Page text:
That is the simple answer to why — and why now — longtime Wilco frontman Jeff Tweedy was interested in writing Let’s Go (So We Can Get Back): A Memoir of Recording and Discording with Wilco, Etc., which was published Nov. 13 by Penguin Random House. (Tweedy discusses the book 7 p.m. Friday at Walnut Hills High School.)
“Somebody asked me if I was interested in writing a book,” Tweedy says by phone from his home on the north side of Chicago. “And I said, ‘I don’t know. Let me think about it.’ And I thought, ‘Yeah, I guess I am.’ I thought it might be kind of an interesting challenge. I’m 51 years old now. Maybe it’s a good halfway point, a way to mark that.”
Tweedy and his work with Wilco, one of the enduringly vital Rock bands of the last 20 years, has been dissected and discussed by a fan base as loyal as anyone’s. Add to that the smaller but no less fervent following of Tweedy’s first band, Uncle Tupelo, and he’s been a figure on the musical landscape for nearly three decades.
Yet Tweedy is uncommonly low key and down to earth for a guy who has created some of the most revered music of the era, and Let’s Go (So We Can Get Back) reflects that lack of pretension in ways both obvious and unexpected.
The “Etc.” in the book’s subtitle includes the most intriguing and heartfelt aspects of the memoir: The impact Tweedy’s family has had on his evolution as a songwriter, performer and human being, first in Belleville, Ill., where he grew up and eventually formed Uncle Tupelo with Jay Farrar, and later in Chicago where he would marry Susie, his longtime wife, and have two kids, Spencer and Sammy.
“I don’t know what else to write about,” Tweedy says. “I was just trying to create a picture of who I am and fill in some of the stories that have been told a lot. I didn’t really spend much time on the things that I thought had been covered a whole lot. I tried to answer questions that don’t ever get asked. The book is pretty much the things that mean the most to me: I spend a lot of time with my family and a lot of time making records.”
Tweedy also doesn’t shy away from relaying his struggles with painkillers, an addiction that not only nearly resulted in the demise of Wilco but, as he admits in the book, also could have ended his life. That might sound melodramatic, butYankee Hotel Foxtrot through 2004’s A Ghost Is Born) through a conversational prose style and a modest, humor-laced worldview no doubt influenced by his working-class upbringing in a small town about 30 miles east of St. Louis. He writes lovingly of his dedicated but emotionally muted father, a railroad lifer who would drink a 12 pack every night after work, and his mother, who was his closest companion in childhood and biggest fan in adulthood.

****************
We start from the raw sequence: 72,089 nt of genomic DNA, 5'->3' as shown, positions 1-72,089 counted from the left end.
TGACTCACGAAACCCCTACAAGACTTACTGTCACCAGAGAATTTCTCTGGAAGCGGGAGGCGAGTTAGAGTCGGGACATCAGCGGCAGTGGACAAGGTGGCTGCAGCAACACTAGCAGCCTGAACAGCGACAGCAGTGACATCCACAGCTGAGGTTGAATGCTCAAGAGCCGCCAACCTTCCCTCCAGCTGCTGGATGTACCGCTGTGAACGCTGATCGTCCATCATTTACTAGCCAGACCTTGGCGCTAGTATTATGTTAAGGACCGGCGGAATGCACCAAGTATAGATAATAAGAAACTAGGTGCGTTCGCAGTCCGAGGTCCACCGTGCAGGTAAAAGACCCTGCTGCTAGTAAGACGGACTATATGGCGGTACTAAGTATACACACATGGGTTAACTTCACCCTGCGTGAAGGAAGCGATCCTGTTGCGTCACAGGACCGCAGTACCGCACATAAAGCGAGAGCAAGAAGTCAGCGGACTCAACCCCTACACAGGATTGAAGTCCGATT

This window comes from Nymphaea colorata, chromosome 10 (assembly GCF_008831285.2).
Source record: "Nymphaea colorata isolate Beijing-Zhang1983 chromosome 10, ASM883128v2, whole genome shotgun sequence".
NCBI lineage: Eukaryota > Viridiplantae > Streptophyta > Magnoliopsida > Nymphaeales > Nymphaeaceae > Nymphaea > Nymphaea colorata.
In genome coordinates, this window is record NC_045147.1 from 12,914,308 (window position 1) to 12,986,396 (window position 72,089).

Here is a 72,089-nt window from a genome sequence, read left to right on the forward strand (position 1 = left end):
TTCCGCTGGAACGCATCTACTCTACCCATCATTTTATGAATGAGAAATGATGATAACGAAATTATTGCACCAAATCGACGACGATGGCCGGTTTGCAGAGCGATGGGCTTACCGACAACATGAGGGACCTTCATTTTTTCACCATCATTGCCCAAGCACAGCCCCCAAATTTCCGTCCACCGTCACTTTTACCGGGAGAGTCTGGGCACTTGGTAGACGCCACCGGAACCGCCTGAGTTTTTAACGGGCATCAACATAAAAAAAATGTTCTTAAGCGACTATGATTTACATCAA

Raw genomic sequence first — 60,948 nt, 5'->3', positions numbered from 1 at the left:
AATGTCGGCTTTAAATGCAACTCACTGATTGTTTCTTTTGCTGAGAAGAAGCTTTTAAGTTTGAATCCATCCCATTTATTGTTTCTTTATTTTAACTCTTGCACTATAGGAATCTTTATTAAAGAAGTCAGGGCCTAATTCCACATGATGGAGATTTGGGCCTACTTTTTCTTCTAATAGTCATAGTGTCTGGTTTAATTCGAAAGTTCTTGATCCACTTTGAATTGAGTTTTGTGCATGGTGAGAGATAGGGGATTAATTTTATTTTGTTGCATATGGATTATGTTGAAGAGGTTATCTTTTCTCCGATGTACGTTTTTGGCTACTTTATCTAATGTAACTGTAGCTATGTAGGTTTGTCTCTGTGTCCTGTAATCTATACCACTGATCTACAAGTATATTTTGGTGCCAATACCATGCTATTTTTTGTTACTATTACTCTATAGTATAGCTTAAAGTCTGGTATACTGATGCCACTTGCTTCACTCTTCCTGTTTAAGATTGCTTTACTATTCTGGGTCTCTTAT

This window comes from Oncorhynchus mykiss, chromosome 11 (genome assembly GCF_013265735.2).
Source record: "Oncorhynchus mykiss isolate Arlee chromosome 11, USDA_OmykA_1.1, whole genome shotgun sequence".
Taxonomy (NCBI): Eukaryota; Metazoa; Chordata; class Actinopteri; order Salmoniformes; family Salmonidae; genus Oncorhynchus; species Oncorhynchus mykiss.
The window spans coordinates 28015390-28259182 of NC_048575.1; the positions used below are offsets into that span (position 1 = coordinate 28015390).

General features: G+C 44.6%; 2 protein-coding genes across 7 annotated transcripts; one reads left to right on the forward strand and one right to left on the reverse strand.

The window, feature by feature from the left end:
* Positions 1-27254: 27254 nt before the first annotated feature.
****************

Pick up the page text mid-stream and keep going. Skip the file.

He also delves into various band-related episodes, including his fractured relationship with Farrar and the departure of the late Jay Bennett from Wilco. Then there are the lows of his wife’s two battles with cancer and the highs of seeing his kids grow up and become musicians in their own right.
“I would have discussions with my wife and my kids about what they think is private and the differences between secrets and privacy and the difference between having a public life and having a private life,” Tweedy says about what he would and wouldn’t convey in the book. “On some level I didn’t really share anything so private that I didn’t think it could be revealed. I think I erred on the side of being honest, especially when it came to things like whatever sociopathy that is associated with drug addiction. There’s no real benefit for me to pretend that that’s not who I am or what I was capable of as a drug addict. So I don’t think there’s a lot of reason to be overly cautious.”
He’s also not concerned about demystifying the creative process, which is curious coming from a guy whose lyrics often tend to be obtuse.
“I trust that if somebody is interested enough to read the book, and that if they’re imaginative enough, they’ll continue to be able to pour themselves into listening to our music and not be completely distracted by the book,” he says. “At the same time, I think some people might find it interesting; it might enhance something about a record.
“I think demythologizing a lot of what people perceive to be how Rock music works and how songwriters operate — I don’t think that’s a bad thing. I don’t set out to disillusion anybody but I would be perfectly fine with people being disabused of their mythologies. I know a lot of really normal people that make a lot of extraordinary art. I think a lot people would feel a lot more open to making art the way they are open to being on softball teams even though they suck at baseball. It’s like, ‘Why can’t people just continue to be fucking happy being in a shitty band?’ I don’t know. Some people just don’t do it.”
Tweedy is as surprised and as grateful as anyone that he’s been able to make a life as an artist — a Midwestern kid who parlayed his love of The Replacements and Minutemen into a career that would lead to interactions with idols like Johnny Cash and Bob Dylan.
“I’ve lived in Illinois my entire life,” Tweedy says when asked how his particular roots have influenced his creative trajectory. “The easiest answer is, and this is something I probably said before, you have a lot longer to suck in the Midwest than you do if you grow up in New York, where you could have the misfortune of somebody influential seeing you when you’re just starting out and really haven’t found your voice or anything like that. There are a lot more places to rehearse (in the Midwest), a lot cheaper spaces to work your shit out. I think that’s all benefitted me because I’ve been on a pretty slow trajectory of figuring out what it is that I’m doing.”
Jeff Tweedy’s book promotional tour comes to Walnut Hills High School on Friday, Nov. 16, presented by Joseph-Beth Booksellers. Click here for tickets/more details.